Data Center Disaster Recovery Checklist Features Proper Preparation

Kate Fulkert •

It’s good practice to always prepare for the unexpected, but as the Northern Hemisphere heads into summer and severe weather like extreme heat, fires, and hurricanes threaten an increase in power outages, it is critical that data center operators stay ready. That starts with a business continuity and disaster recovery plan that eliminates a common cause of data center downtime: human error. A well-curated checklist reduces the risk of mistakes and oversights in the midst of a disaster and ensures an organization is prepared for any eventuality.

  1. Risk assessment: This should be the first step for any organization in developing a disaster recovery plan. What types of threats are relevant to your area? Hurricanes, flooding, tornadoes, fires, earthquakes, and volcanoes are examples of natural disasters that require planning, but are any of your facilities located near areas that make radiation exposure, toxic waste, or explosives a planning consideration?
  1. Evacuation plan: Human safety always comes first, so you should have a plan to evacuate any personnel potentially at risk. This should include a detailed plan for communication with staff to confirm their safety.
  1. Weatherproof the data center: If the threat is a hurricane, flooding, or something weather-related, take the necessary steps to harden your facility. Secure or store loose items and make sure servers are secured in their racks. Clear gutters and storm drains. Make sure doors can be sealed against high winds and blowing rain. Water is the enemy of the data center, so do everything necessary to ensure no water enters the server rooms.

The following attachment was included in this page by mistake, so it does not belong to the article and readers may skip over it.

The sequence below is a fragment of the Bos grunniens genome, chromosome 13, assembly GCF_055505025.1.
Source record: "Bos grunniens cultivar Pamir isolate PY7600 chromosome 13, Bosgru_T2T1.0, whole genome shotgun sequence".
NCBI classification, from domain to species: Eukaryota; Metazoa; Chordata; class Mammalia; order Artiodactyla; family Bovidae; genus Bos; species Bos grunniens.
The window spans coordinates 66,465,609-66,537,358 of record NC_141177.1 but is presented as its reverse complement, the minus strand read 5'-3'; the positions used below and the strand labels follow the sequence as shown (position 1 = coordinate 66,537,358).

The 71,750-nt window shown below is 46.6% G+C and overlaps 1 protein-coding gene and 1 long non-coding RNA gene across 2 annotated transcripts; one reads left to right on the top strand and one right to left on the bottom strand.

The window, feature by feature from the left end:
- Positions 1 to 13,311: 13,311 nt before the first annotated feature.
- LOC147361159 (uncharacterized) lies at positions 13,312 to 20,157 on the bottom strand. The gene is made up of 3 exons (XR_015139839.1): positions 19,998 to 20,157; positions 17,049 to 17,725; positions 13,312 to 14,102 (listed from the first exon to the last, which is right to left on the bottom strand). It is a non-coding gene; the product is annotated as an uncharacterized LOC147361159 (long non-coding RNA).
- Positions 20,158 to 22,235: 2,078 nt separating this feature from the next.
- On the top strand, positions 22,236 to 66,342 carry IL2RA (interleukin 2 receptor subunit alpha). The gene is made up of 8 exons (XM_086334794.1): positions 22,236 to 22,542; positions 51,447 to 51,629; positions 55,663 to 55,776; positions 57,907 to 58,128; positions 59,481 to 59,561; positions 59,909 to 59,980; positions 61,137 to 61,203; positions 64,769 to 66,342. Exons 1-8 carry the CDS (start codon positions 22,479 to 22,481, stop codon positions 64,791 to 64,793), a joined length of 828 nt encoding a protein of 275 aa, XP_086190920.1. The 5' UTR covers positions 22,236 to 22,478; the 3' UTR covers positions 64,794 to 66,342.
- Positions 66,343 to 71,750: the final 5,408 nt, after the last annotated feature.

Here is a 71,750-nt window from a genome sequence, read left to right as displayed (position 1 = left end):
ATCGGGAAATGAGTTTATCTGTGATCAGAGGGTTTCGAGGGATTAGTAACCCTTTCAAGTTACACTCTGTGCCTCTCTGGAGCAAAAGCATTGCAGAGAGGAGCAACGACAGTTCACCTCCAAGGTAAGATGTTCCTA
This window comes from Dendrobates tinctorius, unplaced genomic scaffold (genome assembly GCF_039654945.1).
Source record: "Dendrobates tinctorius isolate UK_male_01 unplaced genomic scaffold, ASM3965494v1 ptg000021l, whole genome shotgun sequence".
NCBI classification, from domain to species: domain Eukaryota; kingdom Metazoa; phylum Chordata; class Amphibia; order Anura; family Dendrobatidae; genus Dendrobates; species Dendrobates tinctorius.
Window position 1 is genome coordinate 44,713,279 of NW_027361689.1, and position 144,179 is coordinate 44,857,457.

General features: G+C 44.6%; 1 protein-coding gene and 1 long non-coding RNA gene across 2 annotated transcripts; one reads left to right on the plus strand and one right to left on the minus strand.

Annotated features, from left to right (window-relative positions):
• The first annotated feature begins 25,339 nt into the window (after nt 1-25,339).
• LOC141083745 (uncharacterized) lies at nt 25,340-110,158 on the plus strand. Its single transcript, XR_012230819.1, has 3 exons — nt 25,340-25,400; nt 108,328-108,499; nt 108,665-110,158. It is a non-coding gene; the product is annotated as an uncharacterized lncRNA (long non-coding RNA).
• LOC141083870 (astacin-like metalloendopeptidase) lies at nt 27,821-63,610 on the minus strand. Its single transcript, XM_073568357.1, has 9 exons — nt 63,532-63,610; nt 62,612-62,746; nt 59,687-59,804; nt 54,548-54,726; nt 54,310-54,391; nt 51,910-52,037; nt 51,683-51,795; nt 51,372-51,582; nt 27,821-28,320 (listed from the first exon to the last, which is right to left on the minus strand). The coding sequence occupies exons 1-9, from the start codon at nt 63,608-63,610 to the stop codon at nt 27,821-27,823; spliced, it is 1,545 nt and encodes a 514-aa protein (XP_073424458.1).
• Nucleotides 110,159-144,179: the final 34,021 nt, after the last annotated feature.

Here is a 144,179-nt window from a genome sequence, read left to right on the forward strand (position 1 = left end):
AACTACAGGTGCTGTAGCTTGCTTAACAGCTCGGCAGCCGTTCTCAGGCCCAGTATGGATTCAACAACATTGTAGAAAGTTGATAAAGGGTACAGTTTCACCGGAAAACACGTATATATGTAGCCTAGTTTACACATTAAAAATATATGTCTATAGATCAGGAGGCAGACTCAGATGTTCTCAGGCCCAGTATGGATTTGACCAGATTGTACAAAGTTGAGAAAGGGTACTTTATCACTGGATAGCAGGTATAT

1. Backup data: Many data centers conduct routine data backups once a week. If you know severe weather is coming, increase the frequency of those backups. We can’t always know when a disaster is going to strike, so organizations should consider making daily backups a regular practice. Consider where data is being backed up. It should go off site, but make sure the off-site location is secure and safe from the potential disaster.
  1. Check the generator: There is a tendency to set and forget a generator, but that piece of machinery requires maintenance and upkeep to ensure it performs as expected when needed. Is it full of clean fuel? Are the fuel line and air filter free of contaminants? Test the generator regularly and ahead of any anticipated weather events. Line up at least three vendors to deliver fuel in the event of an extended outage. Remember, fuel often is at a premium after a disaster, and yours will not be the only organization requiring delivery.
  1. Communicate with utilities: Consider the ramifications of loss of power, water, phone, or internet. Communicate early with utility providers to set up contingency plans. Create a contact list and have a plan for communicating if traditional channels are compromised.